Molinism, Calvinism & Arminianism

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I received a very interesting email from a friend of mine this week, and he shared with me the fact that he was standing on the edge of a soteriological shift. I found his ideas provocative, and therefore I thought I would share them here for comments . . .

Hello Ruth (and another recipient)

I am, I believe, standing on the edge of the second significant shift in soteriology of my Christian life. I suspect that watching the link to the panel discussion at the THINK conference on TULIP was the catalyst, although other things doubtless also played their part.

The first significant shift happened when I was about 18 when I moved, (more as a result of reading Scripture rather than any Reformed literature), from what I would now understand as an Arminian perspective (albeit a very garbled one) to what I would now understand as a Calvinistic perspective (counting my dalliance with Kendall-Eatonism as a sub-set of Calvinism). I have tended in the past, if asked to define my viewpoint on this issue, to label myself as an “infralapsarian Calvinist” or a “moderate Calvinist” or a “Simeonite Calvinist” (after Charles Simeon’s statement, regarding the conflict between divine sovereignty and human freedom, that the truth lay, not at either extreme, nor in the middle, but at both extremes) depending on who is asking.

However, when discussing these issues with non-believers and newer (or less academically minded) Christians, I have been finding it difficult to present the Reformed viewpoint in a way which avoids advocating (or seeming to advocate) either determinism or the heresy of predestination to sin, I have wanted to remain faithful to Scripture and to be intellectually coherent, I have wanted to show God as responsible for salvation and humanity as responsible for sin, and, to be honest, I have increasingly found myself tending to shy away from overtly “Calvinistic” answers to questions and instead drawing on ideas found in C. S. Lewis and J. P. Holding’s work, which I would now understand as, respectively, Thomist and Molinist solutions.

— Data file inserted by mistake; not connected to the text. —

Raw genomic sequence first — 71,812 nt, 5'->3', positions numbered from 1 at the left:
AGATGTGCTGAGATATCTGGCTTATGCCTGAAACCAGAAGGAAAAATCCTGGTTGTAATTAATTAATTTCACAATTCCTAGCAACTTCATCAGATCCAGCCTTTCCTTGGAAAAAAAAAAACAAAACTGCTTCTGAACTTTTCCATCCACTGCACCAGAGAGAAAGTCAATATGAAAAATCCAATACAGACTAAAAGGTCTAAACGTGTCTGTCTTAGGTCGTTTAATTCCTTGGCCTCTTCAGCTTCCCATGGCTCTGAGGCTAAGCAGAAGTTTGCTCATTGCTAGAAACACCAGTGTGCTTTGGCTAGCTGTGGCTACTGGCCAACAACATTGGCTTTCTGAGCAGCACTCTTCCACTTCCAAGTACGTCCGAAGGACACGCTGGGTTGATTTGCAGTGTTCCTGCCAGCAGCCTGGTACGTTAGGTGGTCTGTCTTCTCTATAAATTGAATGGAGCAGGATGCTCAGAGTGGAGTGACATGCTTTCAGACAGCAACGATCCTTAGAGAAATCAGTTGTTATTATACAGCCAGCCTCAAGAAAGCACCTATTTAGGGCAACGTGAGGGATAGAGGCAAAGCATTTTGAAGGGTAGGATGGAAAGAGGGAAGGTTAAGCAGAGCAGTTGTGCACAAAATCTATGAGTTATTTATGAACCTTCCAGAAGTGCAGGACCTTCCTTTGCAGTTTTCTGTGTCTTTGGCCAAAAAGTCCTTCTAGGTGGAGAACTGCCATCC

Now, I still have a lot of reading to do on the subject (I have at least one book on order), but I am finding myself moving slowly toward a Molinist perspective on salvation (albeit at the Calvinistic end of Molinism), and, as people whose musings on matters theological I hold in high regard, and with whom I have spoken already at inordinate length on these topics, I would be interested to hear your views.

As I know that you are both very busy, I have appended the text of a good blog post (from The Wardrobe Door blog) which was part of a three “flowers” of salvation series (i.e. the Calvinist’s TULIPs, the Molinist’s ROSES and the Arminian’s DAISY) and which I found to be a very clear and balanced explanation of the three systems. The entry appended below is, of course, the one on the ROSES (or Molinist) system.

The home page for the articles on all three flowers can be found here if you wish to read the author’s views on TULIP and DAISY and his general outline.

I look forward to speaking with you again soon.

Yours

Please read:

Ring Around the ROSES: Molinism in Brief

http://wardrobedoor.blogspot.co.uk/2010/08/ring-around-roses-molinism-in-brief.html?m=1

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